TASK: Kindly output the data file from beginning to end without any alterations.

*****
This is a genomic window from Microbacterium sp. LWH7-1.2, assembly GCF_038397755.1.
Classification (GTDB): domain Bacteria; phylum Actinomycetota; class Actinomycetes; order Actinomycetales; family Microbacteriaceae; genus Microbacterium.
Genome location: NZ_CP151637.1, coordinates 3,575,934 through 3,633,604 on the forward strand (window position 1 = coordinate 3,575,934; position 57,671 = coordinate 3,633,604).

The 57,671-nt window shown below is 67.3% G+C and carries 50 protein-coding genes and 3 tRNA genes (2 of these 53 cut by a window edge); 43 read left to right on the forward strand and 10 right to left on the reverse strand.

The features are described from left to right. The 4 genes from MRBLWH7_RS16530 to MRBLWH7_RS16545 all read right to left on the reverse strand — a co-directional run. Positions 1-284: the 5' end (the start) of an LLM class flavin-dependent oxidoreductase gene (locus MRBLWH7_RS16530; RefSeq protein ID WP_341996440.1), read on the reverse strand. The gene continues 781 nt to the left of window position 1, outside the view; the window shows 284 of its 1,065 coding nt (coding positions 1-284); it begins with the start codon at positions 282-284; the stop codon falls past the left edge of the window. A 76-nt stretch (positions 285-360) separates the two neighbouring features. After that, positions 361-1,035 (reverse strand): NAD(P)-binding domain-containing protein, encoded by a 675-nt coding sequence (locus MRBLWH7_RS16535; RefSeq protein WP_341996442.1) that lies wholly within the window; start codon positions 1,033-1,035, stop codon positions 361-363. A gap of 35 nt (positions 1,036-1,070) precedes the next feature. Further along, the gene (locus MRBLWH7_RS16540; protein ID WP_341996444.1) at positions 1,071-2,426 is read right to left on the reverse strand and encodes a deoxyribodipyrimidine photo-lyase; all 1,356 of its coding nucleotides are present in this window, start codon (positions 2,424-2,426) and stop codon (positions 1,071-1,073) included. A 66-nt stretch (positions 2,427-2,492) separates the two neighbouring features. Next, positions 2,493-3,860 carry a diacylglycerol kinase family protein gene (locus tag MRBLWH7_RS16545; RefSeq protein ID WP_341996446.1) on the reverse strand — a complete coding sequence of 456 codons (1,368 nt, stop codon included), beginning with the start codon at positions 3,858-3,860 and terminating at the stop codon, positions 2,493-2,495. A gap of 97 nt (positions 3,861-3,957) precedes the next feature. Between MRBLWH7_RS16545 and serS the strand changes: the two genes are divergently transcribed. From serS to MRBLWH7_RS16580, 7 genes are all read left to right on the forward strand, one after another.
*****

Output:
This is a genomic window from Microbacterium sp. LWH7-1.2, assembly GCF_038397755.1.
Classification (GTDB): domain Bacteria; phylum Actinomycetota; class Actinomycetes; order Actinomycetales; family Microbacteriaceae; genus Microbacterium.
Genome location: NZ_CP151637.1, coordinates 3,575,934 through 3,633,604 on the forward strand (window position 1 = coordinate 3,575,934; position 57,671 = coordinate 3,633,604).

The 57,671-nt window shown below is 67.3% G+C and carries 50 protein-coding genes and 3 tRNA genes (2 of these 53 cut by a window edge); 43 read left to right on the forward strand and 10 right to left on the reverse strand.

The features are described from left to right. The 4 genes from MRBLWH7_RS16530 to MRBLWH7_RS16545 all read right to left on the reverse strand — a co-directional run. Positions 1-284: the 5' end (the start) of an LLM class flavin-dependent oxidoreductase gene (locus MRBLWH7_RS16530; RefSeq protein ID WP_341996440.1), read on the reverse strand. The gene continues 781 nt to the left of window position 1, outside the view; the window shows 284 of its 1,065 coding nt (coding positions 1-284); it begins with the start codon at positions 282-284; the stop codon falls past the left edge of the window. A 76-nt stretch (positions 285-360) separates the two neighbouring features. After that, positions 361-1,035 (reverse strand): NAD(P)-binding domain-containing protein, encoded by a 675-nt coding sequence (locus MRBLWH7_RS16535; RefSeq protein WP_341996442.1) that lies wholly within the window; start codon positions 1,033-1,035, stop codon positions 361-363. A gap of 35 nt (positions 1,036-1,070) precedes the next feature. Further along, the gene (locus MRBLWH7_RS16540; protein ID WP_341996444.1) at positions 1,071-2,426 is read right to left on the reverse strand and encodes a deoxyribodipyrimidine photo-lyase; all 1,356 of its coding nucleotides are present in this window, start codon (positions 2,424-2,426) and stop codon (positions 1,071-1,073) included. A 66-nt stretch (positions 2,427-2,492) separates the two neighbouring features. Next, positions 2,493-3,860 carry a diacylglycerol kinase family protein gene (locus tag MRBLWH7_RS16545; RefSeq protein ID WP_341996446.1) on the reverse strand — a complete coding sequence of 456 codons (1,368 nt, stop codon included), beginning with the start codon at positions 3,858-3,860 and terminating at the stop codon, positions 2,493-2,495. A gap of 97 nt (positions 3,861-3,957) precedes the next feature. Between MRBLWH7_RS16545 and serS the strand changes: the two genes are divergently transcribed. From serS to MRBLWH7_RS16580, 7 genes are all read left to right on the forward strand, one after another.